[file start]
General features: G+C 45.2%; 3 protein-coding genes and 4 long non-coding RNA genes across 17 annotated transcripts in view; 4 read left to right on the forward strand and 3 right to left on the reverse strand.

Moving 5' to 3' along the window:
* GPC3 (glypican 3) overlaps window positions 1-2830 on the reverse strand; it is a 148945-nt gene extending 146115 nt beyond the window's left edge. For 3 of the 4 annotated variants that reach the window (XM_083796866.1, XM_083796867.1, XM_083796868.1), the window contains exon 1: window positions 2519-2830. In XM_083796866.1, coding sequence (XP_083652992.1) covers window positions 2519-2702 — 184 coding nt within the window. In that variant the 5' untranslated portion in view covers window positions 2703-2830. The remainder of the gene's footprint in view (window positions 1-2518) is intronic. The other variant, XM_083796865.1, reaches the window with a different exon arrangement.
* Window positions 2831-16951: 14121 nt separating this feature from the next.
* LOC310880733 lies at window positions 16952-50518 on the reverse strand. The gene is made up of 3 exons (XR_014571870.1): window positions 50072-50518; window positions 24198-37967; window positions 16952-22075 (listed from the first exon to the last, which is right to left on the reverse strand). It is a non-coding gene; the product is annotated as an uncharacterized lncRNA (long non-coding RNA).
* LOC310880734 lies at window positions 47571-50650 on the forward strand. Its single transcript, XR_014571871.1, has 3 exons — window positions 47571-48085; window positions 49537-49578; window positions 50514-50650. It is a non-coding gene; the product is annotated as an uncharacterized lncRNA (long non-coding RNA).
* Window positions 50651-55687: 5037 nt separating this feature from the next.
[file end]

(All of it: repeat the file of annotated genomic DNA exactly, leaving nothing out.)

General features: G+C 45.2%; 3 protein-coding genes and 4 long non-coding RNA genes across 17 annotated transcripts in view; 4 read left to right on the forward strand and 3 right to left on the reverse strand.

Moving 5' to 3' along the window:
* GPC3 (glypican 3) overlaps window positions 1-2830 on the reverse strand; it is a 148945-nt gene extending 146115 nt beyond the window's left edge. For 3 of the 4 annotated variants that reach the window (XM_083796866.1, XM_083796867.1, XM_083796868.1), the window contains exon 1: window positions 2519-2830. In XM_083796866.1, coding sequence (XP_083652992.1) covers window positions 2519-2702 — 184 coding nt within the window. In that variant the 5' untranslated portion in view covers window positions 2703-2830. The remainder of the gene's footprint in view (window positions 1-2518) is intronic. The other variant, XM_083796865.1, reaches the window with a different exon arrangement.
* Window positions 2831-16951: 14121 nt separating this feature from the next.
* LOC310880733 lies at window positions 16952-50518 on the reverse strand. The gene is made up of 3 exons (XR_014571870.1): window positions 50072-50518; window positions 24198-37967; window positions 16952-22075 (listed from the first exon to the last, which is right to left on the reverse strand). It is a non-coding gene; the product is annotated as an uncharacterized lncRNA (long non-coding RNA).
* LOC310880734 lies at window positions 47571-50650 on the forward strand. Its single transcript, XR_014571871.1, has 3 exons — window positions 47571-48085; window positions 49537-49578; window positions 50514-50650. It is a non-coding gene; the product is annotated as an uncharacterized lncRNA (long non-coding RNA).
* Window positions 50651-55687: 5037 nt separating this feature from the next.